THE FEDS SHOULD QUIT HOUNDING GAF
Michael R. Milken, the chief target of the U. S. government's extensive campaign to root out Wall Street corruption, is behind bars. Yet the government has suffered more than its share of embarrassments. One of these, it is becoming clear, is its prosecution of GAF Corp. and the company's vice-chairman, James T. Sherwin, for stock manipulation. On Mar. 18, a federal appeals court threw out the convictions of GAF and Sherwin and ordered a new trial, which would be the fourth to be brought against the defendants.
The government's case has never made a lot of sense. According to prosecutors, Sherwin in 1986 recruited Los Angeles broker Boyd L. Jefferies to push up Union Carbide Corp. stock so that GAF could unload a large block of Carbide at a higher price. Yet Jefferies moved the stock up only one-eighth of a point, which increased the value of GAF's $250 million position by $1.25 million--small beer compared to the risk of stock-manipulation prosecution. More tellingly, GAF didn't sell any of its Carbide until eight trading days after the alleged manipulation. Jefferies had given the government evidence on GAF and Sherwin as part of a plea bargain.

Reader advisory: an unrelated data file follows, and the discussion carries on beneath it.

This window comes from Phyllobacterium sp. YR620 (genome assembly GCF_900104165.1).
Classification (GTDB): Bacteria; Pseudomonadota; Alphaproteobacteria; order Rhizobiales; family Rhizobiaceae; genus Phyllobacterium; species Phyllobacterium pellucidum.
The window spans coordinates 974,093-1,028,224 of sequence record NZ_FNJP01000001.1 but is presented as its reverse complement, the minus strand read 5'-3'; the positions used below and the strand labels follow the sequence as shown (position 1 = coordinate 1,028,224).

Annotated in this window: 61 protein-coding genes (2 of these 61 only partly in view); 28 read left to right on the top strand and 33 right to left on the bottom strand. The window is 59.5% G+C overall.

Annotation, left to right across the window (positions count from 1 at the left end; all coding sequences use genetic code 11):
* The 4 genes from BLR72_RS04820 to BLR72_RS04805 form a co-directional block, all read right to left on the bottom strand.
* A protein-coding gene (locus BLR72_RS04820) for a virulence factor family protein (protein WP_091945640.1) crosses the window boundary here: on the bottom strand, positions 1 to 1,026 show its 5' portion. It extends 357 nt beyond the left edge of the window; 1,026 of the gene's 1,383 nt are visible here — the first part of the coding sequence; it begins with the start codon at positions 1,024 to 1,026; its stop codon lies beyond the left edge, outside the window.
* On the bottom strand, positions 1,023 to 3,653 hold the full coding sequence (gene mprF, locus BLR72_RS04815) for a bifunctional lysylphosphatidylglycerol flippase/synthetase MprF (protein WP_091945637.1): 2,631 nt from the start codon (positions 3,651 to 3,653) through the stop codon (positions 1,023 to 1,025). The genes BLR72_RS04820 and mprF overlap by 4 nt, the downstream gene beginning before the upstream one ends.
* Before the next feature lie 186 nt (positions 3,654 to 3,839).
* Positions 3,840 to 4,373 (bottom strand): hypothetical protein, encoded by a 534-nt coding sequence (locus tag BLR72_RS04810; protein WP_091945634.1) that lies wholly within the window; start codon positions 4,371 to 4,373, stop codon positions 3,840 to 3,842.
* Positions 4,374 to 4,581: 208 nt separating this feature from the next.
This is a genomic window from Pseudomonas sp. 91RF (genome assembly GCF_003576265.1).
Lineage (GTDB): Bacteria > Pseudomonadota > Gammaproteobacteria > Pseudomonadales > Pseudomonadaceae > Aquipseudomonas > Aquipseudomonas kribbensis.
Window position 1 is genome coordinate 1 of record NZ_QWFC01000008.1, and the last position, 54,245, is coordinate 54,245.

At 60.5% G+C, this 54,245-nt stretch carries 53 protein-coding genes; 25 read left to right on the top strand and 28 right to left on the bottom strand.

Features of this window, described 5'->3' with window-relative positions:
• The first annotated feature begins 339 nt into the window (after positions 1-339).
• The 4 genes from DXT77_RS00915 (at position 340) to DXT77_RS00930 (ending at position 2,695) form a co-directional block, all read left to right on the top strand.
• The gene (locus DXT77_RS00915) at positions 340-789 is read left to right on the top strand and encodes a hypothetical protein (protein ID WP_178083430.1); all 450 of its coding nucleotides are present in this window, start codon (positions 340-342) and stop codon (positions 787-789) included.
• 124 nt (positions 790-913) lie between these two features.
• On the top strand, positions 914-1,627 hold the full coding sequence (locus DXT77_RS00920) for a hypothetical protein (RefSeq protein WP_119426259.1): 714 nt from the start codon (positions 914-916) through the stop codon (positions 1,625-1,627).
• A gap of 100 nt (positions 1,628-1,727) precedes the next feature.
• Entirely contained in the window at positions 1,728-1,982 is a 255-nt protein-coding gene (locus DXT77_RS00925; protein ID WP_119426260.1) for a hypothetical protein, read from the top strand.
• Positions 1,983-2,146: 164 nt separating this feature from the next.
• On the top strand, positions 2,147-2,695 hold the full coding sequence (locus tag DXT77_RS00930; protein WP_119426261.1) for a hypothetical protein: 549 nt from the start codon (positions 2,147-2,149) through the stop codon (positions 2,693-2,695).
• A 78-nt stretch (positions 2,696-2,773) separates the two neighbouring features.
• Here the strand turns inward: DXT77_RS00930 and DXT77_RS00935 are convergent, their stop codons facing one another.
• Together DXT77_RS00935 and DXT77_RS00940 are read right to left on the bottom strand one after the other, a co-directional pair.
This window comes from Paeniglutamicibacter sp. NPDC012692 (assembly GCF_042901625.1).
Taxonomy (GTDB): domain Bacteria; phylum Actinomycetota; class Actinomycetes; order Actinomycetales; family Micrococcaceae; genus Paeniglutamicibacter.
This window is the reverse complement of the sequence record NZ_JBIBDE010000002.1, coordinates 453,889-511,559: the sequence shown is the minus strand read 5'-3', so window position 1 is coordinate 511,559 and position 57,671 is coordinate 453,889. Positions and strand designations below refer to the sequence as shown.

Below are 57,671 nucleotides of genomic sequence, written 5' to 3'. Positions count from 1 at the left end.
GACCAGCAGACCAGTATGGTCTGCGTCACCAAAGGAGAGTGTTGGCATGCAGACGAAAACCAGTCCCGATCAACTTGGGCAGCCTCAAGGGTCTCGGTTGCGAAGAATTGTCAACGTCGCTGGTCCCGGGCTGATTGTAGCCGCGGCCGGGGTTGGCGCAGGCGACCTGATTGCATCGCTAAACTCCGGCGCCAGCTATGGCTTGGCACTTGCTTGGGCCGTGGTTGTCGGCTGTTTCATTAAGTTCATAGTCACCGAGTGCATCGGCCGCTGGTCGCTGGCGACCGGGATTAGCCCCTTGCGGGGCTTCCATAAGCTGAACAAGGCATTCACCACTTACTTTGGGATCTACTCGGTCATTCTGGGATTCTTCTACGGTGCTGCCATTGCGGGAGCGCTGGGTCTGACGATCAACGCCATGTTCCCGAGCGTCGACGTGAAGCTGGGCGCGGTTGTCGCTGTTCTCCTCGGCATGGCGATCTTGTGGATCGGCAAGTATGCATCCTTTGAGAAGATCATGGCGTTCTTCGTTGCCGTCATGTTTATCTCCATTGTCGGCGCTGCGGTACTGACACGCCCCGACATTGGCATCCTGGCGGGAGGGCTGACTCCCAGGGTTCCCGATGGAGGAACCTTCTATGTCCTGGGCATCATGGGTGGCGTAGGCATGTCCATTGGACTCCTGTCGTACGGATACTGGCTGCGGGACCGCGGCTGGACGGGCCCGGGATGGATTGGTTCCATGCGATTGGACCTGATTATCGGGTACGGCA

Trial No. 1 ended in a mistrial when Judge Mary Johnson Lowe ruled that the prosecution had improperly withheld evidence from defense attorneys. In trial No. 2, the jury was unable to agree on a verdict. The government finally secured a guilty verdict after trial No. 3. Yet the appellate court said that Judge Lowe had improperly disallowed evidence that could have helped the defense. One appellate judge cited telephone records that refuted crucial testimony by a star prosecution witness, Jefferies' head trader.
Prosecutors haven't said whether they will pursue trial No. 4. We think they should just drop it. Enough time, effort, and money have been wasted on this ill-starred venture. There are plenty of other alleged white-collar criminals far worthier of the government's attention.